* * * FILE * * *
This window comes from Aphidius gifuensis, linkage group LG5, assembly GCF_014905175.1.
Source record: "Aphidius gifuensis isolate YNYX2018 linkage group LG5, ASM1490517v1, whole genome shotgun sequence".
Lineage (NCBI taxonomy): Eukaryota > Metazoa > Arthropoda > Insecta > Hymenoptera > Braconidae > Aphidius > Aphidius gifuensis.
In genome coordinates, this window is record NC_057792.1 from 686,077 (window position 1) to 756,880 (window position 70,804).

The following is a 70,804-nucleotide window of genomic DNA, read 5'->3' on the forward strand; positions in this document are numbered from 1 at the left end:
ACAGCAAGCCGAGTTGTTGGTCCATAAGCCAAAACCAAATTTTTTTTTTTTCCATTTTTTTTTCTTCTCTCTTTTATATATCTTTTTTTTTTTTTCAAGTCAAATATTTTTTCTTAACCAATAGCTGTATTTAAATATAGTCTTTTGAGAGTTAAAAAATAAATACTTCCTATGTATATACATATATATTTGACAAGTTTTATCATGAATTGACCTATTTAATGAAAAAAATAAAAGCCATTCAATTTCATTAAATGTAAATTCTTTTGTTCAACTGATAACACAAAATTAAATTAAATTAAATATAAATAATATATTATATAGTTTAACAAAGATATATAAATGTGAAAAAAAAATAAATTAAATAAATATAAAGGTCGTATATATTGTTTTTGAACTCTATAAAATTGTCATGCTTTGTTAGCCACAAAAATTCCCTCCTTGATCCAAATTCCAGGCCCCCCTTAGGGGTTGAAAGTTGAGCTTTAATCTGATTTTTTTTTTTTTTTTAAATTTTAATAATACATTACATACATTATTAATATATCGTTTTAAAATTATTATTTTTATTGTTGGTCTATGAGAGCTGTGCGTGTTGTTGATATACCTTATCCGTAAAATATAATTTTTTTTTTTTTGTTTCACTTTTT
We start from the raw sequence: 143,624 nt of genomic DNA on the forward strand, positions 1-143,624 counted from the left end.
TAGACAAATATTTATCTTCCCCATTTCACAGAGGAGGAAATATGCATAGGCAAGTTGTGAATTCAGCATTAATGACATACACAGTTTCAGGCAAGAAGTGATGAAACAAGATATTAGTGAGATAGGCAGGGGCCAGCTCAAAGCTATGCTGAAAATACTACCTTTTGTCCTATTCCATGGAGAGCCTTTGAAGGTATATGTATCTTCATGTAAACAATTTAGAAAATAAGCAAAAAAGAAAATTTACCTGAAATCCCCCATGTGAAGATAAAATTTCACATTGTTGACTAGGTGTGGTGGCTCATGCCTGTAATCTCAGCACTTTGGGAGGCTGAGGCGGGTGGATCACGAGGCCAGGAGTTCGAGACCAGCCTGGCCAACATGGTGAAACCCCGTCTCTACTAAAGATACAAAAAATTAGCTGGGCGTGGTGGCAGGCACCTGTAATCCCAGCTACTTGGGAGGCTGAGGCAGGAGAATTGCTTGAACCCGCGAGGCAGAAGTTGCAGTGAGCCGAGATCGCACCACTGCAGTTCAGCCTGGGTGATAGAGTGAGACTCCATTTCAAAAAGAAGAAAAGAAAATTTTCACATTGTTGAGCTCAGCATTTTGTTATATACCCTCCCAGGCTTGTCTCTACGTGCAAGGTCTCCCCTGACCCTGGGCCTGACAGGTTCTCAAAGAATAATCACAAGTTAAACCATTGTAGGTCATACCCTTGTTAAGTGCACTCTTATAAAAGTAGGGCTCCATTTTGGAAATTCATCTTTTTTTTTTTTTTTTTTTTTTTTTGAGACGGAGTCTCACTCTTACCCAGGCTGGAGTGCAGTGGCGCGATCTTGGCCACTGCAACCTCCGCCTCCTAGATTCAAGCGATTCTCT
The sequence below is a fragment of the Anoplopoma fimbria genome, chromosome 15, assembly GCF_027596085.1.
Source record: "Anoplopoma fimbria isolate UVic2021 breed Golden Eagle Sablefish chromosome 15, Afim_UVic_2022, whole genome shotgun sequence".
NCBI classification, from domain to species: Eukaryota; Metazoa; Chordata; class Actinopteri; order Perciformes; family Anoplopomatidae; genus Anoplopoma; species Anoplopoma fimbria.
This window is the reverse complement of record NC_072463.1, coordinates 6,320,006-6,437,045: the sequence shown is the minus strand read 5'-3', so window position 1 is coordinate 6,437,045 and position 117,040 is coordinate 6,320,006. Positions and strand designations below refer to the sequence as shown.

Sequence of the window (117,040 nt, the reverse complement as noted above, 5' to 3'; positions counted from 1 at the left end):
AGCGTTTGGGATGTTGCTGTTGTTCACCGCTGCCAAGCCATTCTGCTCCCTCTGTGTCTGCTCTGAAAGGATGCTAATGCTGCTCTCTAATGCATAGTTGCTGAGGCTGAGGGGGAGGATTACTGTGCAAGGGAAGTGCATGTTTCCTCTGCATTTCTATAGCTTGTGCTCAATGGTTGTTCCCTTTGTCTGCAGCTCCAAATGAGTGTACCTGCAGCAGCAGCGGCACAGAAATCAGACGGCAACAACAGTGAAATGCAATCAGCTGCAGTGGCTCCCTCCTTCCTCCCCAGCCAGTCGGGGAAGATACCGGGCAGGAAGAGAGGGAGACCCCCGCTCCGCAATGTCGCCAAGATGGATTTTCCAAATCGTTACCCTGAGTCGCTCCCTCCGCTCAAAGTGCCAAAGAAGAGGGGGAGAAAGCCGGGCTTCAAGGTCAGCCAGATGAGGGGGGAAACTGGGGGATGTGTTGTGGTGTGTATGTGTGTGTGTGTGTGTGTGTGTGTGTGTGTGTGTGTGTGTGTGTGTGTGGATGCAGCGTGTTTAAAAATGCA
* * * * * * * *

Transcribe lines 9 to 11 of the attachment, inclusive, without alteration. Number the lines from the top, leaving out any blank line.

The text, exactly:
The sequence below is a fragment of the Anoplopoma fimbria genome, chromosome 15, assembly GCF_027596085.1.
Source record: "Anoplopoma fimbria isolate UVic2021 breed Golden Eagle Sablefish chromosome 15, Afim_UVic_2022, whole genome shotgun sequence".
NCBI classification, from domain to species: Eukaryota; Metazoa; Chordata; class Actinopteri; order Perciformes; family Anoplopomatidae; genus Anoplopoma; species Anoplopoma fimbria.